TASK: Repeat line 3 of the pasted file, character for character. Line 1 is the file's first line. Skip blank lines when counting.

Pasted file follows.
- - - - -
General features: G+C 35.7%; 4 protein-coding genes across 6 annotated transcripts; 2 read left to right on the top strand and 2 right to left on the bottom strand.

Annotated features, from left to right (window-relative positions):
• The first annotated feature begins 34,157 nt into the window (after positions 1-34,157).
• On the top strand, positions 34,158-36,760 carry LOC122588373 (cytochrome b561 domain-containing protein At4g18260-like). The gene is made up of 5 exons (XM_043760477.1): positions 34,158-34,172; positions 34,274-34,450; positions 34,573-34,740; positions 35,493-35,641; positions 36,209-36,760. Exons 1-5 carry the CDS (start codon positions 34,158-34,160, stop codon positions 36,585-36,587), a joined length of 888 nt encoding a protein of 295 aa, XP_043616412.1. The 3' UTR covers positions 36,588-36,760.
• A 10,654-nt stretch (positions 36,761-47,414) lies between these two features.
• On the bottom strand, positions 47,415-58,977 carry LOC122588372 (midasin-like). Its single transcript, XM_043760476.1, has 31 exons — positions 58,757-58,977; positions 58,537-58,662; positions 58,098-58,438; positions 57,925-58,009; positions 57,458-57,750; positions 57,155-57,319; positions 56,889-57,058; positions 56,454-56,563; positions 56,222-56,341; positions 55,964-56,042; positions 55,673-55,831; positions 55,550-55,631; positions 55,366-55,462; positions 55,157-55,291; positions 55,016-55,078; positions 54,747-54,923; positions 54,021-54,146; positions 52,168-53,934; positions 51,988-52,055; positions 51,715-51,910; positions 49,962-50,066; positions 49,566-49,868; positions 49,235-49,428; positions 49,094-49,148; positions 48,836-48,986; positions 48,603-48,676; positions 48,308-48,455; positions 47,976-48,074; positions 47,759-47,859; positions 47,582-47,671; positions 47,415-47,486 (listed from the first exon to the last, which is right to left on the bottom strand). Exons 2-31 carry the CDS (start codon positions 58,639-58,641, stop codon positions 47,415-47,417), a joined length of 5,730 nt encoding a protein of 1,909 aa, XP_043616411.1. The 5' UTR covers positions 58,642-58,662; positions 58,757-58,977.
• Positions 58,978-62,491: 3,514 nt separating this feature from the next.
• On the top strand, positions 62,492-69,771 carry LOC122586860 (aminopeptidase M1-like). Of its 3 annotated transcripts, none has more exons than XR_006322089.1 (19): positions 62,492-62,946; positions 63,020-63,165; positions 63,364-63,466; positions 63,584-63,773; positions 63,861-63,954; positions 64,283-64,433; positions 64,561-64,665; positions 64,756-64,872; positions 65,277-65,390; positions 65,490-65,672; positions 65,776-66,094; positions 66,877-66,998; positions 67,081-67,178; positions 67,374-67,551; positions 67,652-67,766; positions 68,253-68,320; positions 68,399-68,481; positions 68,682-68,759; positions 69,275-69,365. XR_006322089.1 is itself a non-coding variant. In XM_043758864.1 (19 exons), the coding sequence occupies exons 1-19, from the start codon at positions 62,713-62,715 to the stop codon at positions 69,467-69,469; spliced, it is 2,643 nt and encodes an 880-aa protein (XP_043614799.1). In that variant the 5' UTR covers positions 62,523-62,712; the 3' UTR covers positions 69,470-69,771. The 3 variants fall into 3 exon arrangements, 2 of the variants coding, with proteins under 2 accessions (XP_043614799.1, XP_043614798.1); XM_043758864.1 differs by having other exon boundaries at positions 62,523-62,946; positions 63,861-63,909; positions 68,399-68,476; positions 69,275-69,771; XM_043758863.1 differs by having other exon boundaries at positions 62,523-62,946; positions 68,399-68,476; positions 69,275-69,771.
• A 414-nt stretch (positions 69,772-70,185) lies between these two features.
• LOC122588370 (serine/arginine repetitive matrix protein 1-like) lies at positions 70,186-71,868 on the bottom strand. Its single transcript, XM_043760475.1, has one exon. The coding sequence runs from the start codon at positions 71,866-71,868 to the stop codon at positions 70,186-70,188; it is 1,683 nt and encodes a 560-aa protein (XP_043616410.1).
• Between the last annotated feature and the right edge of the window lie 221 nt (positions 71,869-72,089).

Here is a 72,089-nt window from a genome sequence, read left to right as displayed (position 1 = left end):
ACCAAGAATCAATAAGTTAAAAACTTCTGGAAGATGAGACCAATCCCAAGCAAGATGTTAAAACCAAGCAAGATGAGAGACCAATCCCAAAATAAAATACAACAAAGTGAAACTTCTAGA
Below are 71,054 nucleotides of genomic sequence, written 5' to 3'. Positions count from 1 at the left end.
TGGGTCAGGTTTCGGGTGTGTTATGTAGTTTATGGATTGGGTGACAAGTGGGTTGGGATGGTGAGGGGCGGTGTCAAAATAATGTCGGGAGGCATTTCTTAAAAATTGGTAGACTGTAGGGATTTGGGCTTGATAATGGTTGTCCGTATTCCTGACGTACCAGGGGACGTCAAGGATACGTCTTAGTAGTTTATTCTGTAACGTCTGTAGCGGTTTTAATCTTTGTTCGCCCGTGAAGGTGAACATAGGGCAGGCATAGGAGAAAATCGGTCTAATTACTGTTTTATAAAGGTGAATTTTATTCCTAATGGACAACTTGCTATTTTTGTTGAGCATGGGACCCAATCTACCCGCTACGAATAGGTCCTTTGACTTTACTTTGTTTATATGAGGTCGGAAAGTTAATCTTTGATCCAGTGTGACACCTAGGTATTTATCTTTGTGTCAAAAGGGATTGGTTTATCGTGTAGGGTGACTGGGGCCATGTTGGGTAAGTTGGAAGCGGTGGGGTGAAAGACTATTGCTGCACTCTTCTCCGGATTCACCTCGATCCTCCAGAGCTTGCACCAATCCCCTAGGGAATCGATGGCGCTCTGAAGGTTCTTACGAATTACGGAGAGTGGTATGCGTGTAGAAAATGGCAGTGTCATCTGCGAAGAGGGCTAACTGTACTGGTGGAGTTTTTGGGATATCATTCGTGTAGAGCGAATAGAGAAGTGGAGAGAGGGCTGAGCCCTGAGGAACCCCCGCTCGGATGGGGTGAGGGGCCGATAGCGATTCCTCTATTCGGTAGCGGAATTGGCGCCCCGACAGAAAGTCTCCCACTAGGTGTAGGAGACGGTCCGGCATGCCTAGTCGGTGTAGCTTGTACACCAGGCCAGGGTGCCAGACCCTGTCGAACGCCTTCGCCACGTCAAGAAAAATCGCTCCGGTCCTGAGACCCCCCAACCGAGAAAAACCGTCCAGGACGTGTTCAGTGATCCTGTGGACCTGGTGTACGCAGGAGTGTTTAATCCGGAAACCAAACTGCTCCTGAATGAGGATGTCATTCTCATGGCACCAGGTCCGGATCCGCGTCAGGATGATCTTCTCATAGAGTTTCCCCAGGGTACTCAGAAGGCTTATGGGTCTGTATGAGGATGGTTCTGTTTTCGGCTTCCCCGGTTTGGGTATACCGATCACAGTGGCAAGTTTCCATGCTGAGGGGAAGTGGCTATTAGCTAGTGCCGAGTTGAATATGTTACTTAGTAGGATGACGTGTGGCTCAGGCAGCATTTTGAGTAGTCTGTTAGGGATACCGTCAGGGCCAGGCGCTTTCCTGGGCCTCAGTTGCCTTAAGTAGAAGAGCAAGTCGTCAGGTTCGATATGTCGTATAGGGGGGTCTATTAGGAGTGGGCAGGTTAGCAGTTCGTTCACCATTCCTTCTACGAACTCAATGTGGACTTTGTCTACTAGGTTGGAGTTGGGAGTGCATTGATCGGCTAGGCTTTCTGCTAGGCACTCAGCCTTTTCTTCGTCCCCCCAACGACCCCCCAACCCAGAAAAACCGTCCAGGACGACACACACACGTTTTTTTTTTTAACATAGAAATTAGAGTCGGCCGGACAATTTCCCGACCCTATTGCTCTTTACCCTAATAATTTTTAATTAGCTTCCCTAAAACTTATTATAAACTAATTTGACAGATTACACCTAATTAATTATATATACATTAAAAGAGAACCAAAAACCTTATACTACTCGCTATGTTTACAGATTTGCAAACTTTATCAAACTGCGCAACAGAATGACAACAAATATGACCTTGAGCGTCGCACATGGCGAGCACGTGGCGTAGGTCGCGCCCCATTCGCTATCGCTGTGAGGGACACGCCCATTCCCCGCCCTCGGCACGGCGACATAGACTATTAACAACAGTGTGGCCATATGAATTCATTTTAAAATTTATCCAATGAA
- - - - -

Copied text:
• The first annotated feature begins 34,157 nt into the window (after positions 1-34,157).